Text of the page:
Have you seen those ceramic jars usually found in greeting card stores that have cute sayings written on them? Stuff like “Girls Night Out” fund or “Saving for a Harley Davidson” or “Bingo Night”
I was at my car dealership recently and as I was checking out with the cashier, I noticed she had a jar on her desk that read “Ashes of Problem Customers” I was taken aback by this little jar because I love my dealership so much because they provide top notch customer service and have great attention to detail like always washing my car when I bring it in for an oil change or service. How could they allow this jar to be displayed with the person who is supposed to be the ‘face’ of their business?
Shame on management for not immediately removing this jar. And I suppose shame on me for not having the balls to tell the lady how offensive her jar is to me as a repeat customer of this dealership. So blogging about it is my own little passive-aggressive way of making my point known:
If you interact face to face with customers, you should NEVER have derogatory ANYTHING in plain site where a customer can see it.
Believe me, I know customers can be a pain in the ass. I worked in retail far too long to appreciate how dumb and irritating the general public can be—especially when something doesn’t go their way. I keenly recall wearing an awful button from my days at Lechmere that read, ‘The Customer Is You!” to demonstrate that our retail establishment was all about catering to our valued customers. Mind you, I hated every minute of wearing the button because it made me feel like a second-class citizen in the land of retail. But I wore my flair because I knew if it wasn’t for the customers, I wouldn’t have a job that allowed me to go bring home a minimum wage paycheck that would later be blown at Newbury Comics.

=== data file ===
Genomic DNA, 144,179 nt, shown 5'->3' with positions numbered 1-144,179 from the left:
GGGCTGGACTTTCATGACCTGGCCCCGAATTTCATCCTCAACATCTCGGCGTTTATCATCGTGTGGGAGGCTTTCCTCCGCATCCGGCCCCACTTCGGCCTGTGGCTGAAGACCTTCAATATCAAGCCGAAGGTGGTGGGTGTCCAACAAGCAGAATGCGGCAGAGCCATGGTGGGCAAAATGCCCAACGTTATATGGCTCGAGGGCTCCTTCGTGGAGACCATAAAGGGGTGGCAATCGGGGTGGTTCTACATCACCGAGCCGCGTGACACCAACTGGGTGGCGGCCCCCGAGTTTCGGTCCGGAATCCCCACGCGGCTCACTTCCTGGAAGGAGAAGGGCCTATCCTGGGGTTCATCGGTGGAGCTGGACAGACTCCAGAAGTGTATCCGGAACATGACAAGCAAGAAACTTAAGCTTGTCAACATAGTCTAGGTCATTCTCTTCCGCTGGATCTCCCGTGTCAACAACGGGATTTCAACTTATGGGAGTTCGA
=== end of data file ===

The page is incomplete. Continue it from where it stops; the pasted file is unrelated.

Now that I’m a full fledged adult who can spend her money anywhere on anything, I find myself being exceptionally particular to the retail establishments that get my business. I realize that little jar shouldn’t be that much of a big deal to me, but it bothers me only because the message it is sending directly conflicts with the overall positive experience I always get at my dealership. Maybe next time I see the jar, I’ll have the nerve to speak up and tell the cashier how deeply it offends me. But then again, I can also see myself walking away with a self-satisfied grin on my dopey face while the cashier reaches into her pocket and adds another quarter to her “Ashes of Problem Customers” jar.
Maybe I should just keep my big mouth shut.